This first-period saltbox house was built for (and likely by) Peregrine White (1620-1704), who is known as the first child Pilgrim born in America as his mother gave birth to him on the ship the Mayflower. William White and his wife Susanna are believed to have boarded the Mayflower as part of the London merchant group, and not as members of the Leiden Holland religious movement. The Mayflower departed Plymouth, England in September of 1620. The small, 100-foot ship had 102 passengers and a crew of about 30-40 in extremely cramped conditions. By the second month out, the ship was buffeted by strong winds, causing the ship’s timbers to be badly shaken with caulking failing to keep out sea water, and with passengers, lying wet and ill. This, combined with a lack of proper rations and unsanitary conditions for several months, attributed to months of despair and uncertainty. On the way there were two deaths, a crew member and a passenger, but the worst was yet to come after arriving at their destination when, in the space of several months, almost half the passengers perished in cold, harsh, unfamiliar New England winter.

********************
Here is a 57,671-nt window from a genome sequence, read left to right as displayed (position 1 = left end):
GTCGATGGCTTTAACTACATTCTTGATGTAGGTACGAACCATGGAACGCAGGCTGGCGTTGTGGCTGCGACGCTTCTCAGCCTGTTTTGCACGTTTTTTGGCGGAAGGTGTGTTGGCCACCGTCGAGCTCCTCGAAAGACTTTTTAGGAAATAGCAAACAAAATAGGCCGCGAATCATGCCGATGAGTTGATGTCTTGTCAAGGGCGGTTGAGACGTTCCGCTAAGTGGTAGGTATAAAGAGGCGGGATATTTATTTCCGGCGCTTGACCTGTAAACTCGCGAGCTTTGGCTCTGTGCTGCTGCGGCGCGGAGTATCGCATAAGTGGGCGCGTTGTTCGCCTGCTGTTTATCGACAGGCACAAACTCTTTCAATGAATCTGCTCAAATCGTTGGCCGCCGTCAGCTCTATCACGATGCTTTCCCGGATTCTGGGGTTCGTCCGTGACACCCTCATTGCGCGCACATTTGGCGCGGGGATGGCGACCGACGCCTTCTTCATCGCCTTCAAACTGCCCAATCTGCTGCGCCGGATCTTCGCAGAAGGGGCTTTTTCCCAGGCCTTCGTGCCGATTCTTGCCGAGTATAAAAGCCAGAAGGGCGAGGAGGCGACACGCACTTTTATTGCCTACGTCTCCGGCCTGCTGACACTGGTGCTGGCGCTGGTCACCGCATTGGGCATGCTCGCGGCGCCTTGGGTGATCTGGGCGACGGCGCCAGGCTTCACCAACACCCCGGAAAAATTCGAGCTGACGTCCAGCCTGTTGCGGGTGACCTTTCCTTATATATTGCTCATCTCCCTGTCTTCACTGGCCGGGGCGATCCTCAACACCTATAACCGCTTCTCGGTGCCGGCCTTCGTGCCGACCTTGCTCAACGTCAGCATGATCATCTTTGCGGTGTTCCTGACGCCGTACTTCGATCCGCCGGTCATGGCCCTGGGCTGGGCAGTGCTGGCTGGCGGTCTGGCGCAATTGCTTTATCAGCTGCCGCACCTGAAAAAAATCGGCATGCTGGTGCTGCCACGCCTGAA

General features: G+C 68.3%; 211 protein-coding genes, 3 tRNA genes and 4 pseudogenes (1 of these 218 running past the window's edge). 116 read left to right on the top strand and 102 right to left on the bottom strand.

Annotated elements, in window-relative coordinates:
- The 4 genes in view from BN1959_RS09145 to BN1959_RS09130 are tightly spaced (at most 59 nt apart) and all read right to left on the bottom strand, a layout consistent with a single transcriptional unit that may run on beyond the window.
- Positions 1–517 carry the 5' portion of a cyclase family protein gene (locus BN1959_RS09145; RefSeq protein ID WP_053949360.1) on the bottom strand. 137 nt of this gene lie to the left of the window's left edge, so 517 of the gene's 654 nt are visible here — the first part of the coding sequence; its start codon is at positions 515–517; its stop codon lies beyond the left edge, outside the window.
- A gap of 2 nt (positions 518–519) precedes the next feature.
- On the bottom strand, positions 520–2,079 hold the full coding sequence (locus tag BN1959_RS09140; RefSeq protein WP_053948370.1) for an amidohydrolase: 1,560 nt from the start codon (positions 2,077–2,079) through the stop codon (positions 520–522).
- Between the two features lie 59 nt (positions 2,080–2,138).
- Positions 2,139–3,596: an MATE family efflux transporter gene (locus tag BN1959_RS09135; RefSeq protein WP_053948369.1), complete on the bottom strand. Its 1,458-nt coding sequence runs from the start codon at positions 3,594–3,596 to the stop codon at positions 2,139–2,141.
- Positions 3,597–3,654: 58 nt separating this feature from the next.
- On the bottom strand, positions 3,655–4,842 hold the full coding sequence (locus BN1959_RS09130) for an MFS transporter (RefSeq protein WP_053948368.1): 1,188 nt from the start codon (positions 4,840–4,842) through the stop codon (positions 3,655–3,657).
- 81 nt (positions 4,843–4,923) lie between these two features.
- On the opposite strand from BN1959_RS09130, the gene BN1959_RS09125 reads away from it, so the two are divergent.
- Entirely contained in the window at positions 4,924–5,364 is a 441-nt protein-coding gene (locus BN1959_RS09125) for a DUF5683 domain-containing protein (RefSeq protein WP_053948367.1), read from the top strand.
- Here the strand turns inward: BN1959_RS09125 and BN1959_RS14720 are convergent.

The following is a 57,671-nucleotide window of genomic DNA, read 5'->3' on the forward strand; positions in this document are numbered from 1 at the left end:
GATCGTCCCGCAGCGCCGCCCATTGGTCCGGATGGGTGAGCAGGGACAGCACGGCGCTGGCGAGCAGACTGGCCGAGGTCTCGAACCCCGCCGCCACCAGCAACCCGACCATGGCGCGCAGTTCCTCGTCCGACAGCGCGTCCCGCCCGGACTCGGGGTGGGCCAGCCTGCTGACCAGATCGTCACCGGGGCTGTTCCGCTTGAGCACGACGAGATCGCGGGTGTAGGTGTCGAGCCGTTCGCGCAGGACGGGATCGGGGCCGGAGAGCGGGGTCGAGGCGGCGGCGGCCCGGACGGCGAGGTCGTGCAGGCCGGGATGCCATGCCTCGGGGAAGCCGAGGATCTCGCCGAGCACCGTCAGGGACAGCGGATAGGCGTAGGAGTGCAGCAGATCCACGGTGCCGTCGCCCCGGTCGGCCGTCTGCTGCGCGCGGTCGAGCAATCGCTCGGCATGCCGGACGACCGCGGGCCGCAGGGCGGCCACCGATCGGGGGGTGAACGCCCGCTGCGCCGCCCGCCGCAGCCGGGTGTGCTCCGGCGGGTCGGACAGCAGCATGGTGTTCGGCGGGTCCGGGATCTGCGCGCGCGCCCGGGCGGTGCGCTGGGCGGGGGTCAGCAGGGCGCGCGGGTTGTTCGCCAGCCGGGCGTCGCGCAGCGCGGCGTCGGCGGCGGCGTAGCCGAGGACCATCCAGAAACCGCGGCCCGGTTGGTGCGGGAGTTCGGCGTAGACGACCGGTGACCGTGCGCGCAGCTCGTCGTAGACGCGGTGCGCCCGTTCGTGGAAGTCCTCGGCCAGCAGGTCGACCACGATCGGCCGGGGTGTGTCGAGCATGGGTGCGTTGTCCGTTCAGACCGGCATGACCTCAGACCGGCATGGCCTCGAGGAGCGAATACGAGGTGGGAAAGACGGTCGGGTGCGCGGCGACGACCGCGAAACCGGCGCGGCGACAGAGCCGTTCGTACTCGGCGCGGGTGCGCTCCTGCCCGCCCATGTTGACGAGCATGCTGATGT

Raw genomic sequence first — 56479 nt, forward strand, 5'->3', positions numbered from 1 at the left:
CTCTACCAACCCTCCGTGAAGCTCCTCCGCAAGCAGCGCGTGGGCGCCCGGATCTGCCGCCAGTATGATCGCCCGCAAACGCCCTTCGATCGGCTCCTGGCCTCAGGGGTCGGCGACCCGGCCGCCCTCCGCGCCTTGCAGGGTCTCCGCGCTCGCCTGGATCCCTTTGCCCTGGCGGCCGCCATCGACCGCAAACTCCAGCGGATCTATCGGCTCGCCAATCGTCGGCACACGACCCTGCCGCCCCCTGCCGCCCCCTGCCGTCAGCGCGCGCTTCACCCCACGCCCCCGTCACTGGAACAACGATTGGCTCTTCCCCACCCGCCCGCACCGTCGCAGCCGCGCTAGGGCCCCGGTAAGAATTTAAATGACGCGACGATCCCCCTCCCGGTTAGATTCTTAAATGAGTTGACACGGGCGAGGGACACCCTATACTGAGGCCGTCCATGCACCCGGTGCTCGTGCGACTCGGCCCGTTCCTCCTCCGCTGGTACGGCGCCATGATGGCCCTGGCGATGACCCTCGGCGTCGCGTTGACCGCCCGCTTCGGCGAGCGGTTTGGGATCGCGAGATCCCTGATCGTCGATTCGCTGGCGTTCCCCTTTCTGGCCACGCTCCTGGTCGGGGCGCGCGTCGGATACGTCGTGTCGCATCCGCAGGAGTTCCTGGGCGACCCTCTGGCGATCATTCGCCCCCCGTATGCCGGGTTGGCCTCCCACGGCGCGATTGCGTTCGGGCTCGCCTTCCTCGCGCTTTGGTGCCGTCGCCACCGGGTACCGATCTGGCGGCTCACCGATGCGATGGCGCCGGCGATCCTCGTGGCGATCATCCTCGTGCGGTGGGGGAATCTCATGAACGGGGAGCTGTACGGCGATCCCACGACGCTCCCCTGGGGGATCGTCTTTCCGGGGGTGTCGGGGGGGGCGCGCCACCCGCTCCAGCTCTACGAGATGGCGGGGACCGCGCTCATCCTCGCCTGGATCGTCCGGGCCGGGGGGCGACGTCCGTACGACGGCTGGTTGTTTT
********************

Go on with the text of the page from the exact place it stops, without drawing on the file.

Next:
As an adult, Peregrine settled in what is today known as Marshfield, MA, and he was active in the local church and served as a deputy of the town. He and his family lived in this home which was later altered with larger windows and Georgian detailing. The remainder of the home’s history is somewhat unclear, but by 1947, the home was apparently moved by a Robert C. Leggett in three pieces to Tremont Street in Braintree, MA. The reason is not clear as well, but it likely was to save the structure from demolition. It is unclear how much of the original house from White is left and how much was added over the years.